Boston's summer-jobs program puts thousands of teens in professional environments, giving them mentors and experience.
New rules limiting busking have not gone over well at all with the city's struggling arts community.
The rise of the baristas.
The labor market is stratified, if not calcified, by race, with whites seeing much higher wages and lower unemployment than blacks and Hispanics.
Young people in search of a less harried life are a big reason why it's one of the fastest-growing cities in the U.S.
At least, that's how it feels to Europeans, according to a new survey.
Few say it's because they can't find jobs. But is that a reason to take away their food stamps?
Educating an inmate reduces their odds of recidivism by 43 percent.
Companies like Amazon and Volkswagen have flocked to the city. But many working class residents still can't find a good job.
Steve Hildebrand knew field operations better than anyone in politics. Now he serves espresso and panini to the people of Sioux Falls.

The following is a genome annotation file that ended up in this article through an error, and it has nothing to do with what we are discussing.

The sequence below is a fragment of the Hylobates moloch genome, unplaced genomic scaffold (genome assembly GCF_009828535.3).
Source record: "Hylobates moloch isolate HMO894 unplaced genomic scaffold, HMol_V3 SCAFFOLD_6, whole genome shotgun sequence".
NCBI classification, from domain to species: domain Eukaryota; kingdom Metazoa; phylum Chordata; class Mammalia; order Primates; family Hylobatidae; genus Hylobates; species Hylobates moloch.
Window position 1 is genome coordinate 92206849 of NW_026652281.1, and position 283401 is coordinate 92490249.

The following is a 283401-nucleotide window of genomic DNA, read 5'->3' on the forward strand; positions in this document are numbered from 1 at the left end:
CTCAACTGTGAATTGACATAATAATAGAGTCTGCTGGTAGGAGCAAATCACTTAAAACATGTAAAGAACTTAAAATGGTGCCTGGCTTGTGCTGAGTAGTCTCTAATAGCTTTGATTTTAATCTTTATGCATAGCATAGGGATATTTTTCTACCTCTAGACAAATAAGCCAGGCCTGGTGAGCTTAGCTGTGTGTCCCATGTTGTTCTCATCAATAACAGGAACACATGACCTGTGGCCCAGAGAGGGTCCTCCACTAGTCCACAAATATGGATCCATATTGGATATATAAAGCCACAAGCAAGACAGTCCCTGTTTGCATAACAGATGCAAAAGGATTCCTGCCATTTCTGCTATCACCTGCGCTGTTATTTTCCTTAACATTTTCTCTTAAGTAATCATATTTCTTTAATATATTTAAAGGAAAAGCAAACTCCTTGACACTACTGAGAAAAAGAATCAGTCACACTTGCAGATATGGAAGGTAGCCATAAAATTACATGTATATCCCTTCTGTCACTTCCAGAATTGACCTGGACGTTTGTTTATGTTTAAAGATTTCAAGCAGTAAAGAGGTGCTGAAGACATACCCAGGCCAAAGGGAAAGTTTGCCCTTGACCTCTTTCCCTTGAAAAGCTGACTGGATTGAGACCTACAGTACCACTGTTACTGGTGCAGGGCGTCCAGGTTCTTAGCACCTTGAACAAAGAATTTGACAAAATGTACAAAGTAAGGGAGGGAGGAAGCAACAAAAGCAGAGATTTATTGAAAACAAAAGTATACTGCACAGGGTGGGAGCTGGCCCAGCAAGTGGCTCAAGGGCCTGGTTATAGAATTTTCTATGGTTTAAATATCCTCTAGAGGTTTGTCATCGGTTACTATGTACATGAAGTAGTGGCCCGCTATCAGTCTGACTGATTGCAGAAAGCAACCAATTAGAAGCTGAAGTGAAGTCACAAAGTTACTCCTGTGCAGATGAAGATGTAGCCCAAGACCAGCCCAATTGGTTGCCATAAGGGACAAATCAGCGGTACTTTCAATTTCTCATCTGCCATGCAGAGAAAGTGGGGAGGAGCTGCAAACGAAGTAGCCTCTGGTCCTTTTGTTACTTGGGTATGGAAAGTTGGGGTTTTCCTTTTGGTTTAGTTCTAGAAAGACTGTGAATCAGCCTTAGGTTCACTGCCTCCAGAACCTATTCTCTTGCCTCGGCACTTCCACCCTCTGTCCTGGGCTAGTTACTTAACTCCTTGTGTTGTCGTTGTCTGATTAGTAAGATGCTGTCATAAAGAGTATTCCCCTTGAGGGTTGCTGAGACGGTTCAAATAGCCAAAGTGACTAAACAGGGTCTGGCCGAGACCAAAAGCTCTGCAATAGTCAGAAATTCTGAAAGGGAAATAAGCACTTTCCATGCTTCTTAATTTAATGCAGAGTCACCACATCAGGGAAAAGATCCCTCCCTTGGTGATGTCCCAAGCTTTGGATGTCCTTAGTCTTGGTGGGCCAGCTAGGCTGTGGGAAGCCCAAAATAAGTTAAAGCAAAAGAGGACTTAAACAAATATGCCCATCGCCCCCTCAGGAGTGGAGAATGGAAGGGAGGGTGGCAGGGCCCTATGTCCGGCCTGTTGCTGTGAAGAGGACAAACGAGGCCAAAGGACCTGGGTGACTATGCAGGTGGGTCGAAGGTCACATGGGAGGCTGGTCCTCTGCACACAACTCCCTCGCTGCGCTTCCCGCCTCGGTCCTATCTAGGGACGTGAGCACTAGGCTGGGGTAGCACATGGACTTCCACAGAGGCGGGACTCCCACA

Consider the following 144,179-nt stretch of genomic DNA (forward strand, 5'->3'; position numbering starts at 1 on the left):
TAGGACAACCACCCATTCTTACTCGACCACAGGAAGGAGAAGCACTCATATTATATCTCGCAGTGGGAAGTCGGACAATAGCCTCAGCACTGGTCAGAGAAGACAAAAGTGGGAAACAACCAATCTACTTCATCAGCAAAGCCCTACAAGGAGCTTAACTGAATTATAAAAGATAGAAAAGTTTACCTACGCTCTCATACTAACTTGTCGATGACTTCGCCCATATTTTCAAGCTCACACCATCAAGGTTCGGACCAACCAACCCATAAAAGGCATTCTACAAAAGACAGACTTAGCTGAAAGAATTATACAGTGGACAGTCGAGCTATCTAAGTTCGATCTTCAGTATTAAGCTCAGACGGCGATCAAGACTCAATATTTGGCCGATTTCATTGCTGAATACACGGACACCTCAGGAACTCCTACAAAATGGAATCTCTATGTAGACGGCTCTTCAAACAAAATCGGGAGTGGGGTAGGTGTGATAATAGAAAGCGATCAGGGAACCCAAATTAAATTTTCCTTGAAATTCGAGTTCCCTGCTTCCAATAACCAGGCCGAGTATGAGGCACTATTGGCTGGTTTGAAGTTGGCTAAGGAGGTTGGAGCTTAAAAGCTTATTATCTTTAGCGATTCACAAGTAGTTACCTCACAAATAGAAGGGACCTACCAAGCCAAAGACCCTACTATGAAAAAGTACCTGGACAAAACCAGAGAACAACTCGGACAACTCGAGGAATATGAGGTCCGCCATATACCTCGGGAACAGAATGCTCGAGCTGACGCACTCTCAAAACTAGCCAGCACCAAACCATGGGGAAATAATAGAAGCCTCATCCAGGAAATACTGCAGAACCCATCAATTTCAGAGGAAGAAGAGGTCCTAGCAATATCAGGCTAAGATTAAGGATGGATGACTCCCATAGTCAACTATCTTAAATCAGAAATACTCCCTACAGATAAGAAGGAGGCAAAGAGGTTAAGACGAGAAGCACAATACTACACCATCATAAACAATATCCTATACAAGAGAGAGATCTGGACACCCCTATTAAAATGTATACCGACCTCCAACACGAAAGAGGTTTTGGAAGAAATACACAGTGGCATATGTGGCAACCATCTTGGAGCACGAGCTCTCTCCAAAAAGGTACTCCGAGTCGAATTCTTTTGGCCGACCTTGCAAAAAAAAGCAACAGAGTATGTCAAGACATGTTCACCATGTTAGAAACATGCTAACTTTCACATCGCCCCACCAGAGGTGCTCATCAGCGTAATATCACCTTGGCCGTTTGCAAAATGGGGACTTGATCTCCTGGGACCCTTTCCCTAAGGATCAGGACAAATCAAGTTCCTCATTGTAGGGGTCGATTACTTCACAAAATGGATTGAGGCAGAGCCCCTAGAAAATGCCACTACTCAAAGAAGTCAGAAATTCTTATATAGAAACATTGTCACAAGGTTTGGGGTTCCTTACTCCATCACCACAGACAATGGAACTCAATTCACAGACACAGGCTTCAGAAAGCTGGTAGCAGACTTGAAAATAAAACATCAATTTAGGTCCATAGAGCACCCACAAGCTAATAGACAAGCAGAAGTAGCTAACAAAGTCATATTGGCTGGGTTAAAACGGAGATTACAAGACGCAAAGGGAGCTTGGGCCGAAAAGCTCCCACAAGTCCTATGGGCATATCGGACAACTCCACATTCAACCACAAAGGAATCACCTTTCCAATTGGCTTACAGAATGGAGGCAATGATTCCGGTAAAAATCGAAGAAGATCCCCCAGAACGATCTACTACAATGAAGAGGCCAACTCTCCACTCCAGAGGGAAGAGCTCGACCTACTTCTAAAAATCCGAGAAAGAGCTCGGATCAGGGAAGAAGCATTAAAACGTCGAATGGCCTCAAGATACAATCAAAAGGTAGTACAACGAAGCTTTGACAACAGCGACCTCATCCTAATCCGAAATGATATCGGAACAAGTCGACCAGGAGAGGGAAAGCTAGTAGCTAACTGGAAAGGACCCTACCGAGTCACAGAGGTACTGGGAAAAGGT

Sure, the number sounds scary. But historically speaking, it's more normal than you think.
The secret sauce of the city's success might come down to history, and an ability to learn from past mistakes.
Communities with lots of homeowners may restrict labor mobility, generate longer commutes, and lower rates of new business formation.
The problem isn't just job loss. It's having no cash on hand when it happens.
You don't need any statistics to fully grasp the depth of the economic crisis. You only need to know about the smoke.
"At some point you need to just turn the picture to the wall and move forward."
Equal parts heartbreaking and heartwarming, we think.
Houston and Seattle top one list of actual wage growth from 2011 to 2012.
The jump in jobless claims this week looks an awful lot like the one post-Katrina.